In Partinen's view it would be good if primary health care could benefit from occupational health care skills. Cooperation with occupational health care would also be necessary when, for instance, hundreds of people are made unemployed at the same time in the same locality. Primary health care would be unable to cope with such numbers without additional resources. Funding may turn out to be one of the obstacles to such cooperation, as employers finance occupational health care and municipalities finance primary health care.

Key role of EEDOs

Partinen emphasises that health examinations for the unemployed are not valuable in themselves, but rather through them people who are unemployed get their working capacity assessed, and access treatment, rehabilitation and re-training.

The MSAH project on the health care of the long-term unemployed revealed that the unemployed are best steered to health services via Employment and Economic Development Offices (EEDOs). Health care does not reach the unemployed without the assistance of EEDOs. The Ministry of Employment and the Economy is currently working out how this collaboration can best be arranged. Could EEDOs act as an employer for occupational health care?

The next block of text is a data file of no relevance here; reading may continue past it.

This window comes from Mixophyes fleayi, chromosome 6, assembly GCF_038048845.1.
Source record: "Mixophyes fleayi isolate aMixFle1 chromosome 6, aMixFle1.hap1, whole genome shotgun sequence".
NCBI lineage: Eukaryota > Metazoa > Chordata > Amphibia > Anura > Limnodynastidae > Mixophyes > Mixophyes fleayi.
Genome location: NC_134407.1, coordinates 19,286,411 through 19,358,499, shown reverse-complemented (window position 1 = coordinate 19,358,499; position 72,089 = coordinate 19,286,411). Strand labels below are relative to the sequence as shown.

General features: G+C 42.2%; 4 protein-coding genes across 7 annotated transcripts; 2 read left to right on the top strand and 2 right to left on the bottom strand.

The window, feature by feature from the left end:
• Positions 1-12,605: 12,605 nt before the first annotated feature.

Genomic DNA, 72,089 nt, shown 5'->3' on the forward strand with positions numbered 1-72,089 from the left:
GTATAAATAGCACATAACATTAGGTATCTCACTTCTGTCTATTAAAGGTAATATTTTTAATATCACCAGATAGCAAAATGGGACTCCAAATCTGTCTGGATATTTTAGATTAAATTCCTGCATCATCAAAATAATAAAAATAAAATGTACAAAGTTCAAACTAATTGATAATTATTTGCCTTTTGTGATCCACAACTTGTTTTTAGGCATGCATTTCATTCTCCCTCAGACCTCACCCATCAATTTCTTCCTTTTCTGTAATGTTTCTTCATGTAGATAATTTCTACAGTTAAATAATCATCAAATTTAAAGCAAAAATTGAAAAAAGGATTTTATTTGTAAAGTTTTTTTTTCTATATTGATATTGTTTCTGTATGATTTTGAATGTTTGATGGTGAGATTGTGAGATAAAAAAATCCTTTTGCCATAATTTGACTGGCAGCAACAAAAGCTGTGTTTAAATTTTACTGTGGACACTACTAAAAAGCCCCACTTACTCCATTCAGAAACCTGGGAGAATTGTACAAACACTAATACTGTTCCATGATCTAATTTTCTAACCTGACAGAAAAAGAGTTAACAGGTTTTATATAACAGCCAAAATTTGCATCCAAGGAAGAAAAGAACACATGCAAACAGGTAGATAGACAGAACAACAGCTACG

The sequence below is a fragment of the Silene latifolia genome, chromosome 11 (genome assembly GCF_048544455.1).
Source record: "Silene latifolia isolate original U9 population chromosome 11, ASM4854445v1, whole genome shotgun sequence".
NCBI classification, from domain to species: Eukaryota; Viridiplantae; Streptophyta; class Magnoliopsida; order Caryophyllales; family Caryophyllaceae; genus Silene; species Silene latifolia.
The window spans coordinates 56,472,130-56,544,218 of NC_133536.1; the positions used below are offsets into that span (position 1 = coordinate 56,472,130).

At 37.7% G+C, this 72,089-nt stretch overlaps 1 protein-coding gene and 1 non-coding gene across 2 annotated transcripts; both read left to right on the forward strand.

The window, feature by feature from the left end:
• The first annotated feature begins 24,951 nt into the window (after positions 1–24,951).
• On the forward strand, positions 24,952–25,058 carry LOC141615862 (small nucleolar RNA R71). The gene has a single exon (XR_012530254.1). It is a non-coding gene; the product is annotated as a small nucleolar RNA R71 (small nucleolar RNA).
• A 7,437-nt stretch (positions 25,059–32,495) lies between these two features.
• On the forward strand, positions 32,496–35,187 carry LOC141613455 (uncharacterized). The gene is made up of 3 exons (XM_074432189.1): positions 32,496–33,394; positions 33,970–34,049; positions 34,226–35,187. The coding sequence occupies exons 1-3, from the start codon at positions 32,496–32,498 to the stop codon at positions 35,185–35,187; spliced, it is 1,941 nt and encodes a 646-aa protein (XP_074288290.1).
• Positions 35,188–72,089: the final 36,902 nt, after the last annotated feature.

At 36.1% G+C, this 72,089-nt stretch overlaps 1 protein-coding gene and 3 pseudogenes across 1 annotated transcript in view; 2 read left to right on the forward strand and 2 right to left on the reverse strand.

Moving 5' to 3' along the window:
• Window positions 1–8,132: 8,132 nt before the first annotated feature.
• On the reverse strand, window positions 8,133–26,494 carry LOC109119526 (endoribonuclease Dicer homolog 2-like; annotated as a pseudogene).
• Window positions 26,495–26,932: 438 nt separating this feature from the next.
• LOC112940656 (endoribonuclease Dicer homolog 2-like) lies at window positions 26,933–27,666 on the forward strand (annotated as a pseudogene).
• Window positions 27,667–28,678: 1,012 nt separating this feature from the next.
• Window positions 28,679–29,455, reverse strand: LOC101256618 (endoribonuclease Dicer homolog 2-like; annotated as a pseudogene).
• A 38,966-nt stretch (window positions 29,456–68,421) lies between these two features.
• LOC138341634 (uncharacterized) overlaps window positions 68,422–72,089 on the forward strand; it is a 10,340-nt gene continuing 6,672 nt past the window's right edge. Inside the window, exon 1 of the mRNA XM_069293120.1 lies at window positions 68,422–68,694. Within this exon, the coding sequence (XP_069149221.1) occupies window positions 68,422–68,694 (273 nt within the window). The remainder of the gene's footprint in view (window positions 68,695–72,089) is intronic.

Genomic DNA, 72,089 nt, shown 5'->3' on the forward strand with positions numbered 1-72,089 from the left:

"In planning health services for the unemployed, we should consider which services work place occupational health care could provide already before the onset of unemployment, and how EEDOs would continue with directing people to services", says Partinen.

"It is especially important that EEDOs guide young people who are left without training and jobs towards the spheres of services that they need. They do not yet receive occupational health care and they no longer have the support of student health care.

Information for carrying out health examinations

In the project on the health care of the long-term unemployed 2010 has been a stage in which new models of health care for the unemployed have been disseminated and have taken root. Regional conferences and peer learning days for municipal employees have been held, and study modules constructed for polytechnics.

A guidebook on health during unemployment has been published for unemployed people, and is being distributed by the Finnish Social Insurance Institution and online by the Ministry of Employment and the Economy. The guide is designed to support people's working capacity, wellbeing and health while they are unemployed, and it contains an appendix with details on social security for the unemployed.

"In compiling this appendix we noticed just how multigenerational and abstruse the Finnish social and health system is", says Partinen.

"And because it was difficult simply to put this together, it must also be difficult to exist in the labyrinth of social and unemployment security. This, together with job seeking, requires real strength and health on the part of someone who's unemployed."

Merja Moilanen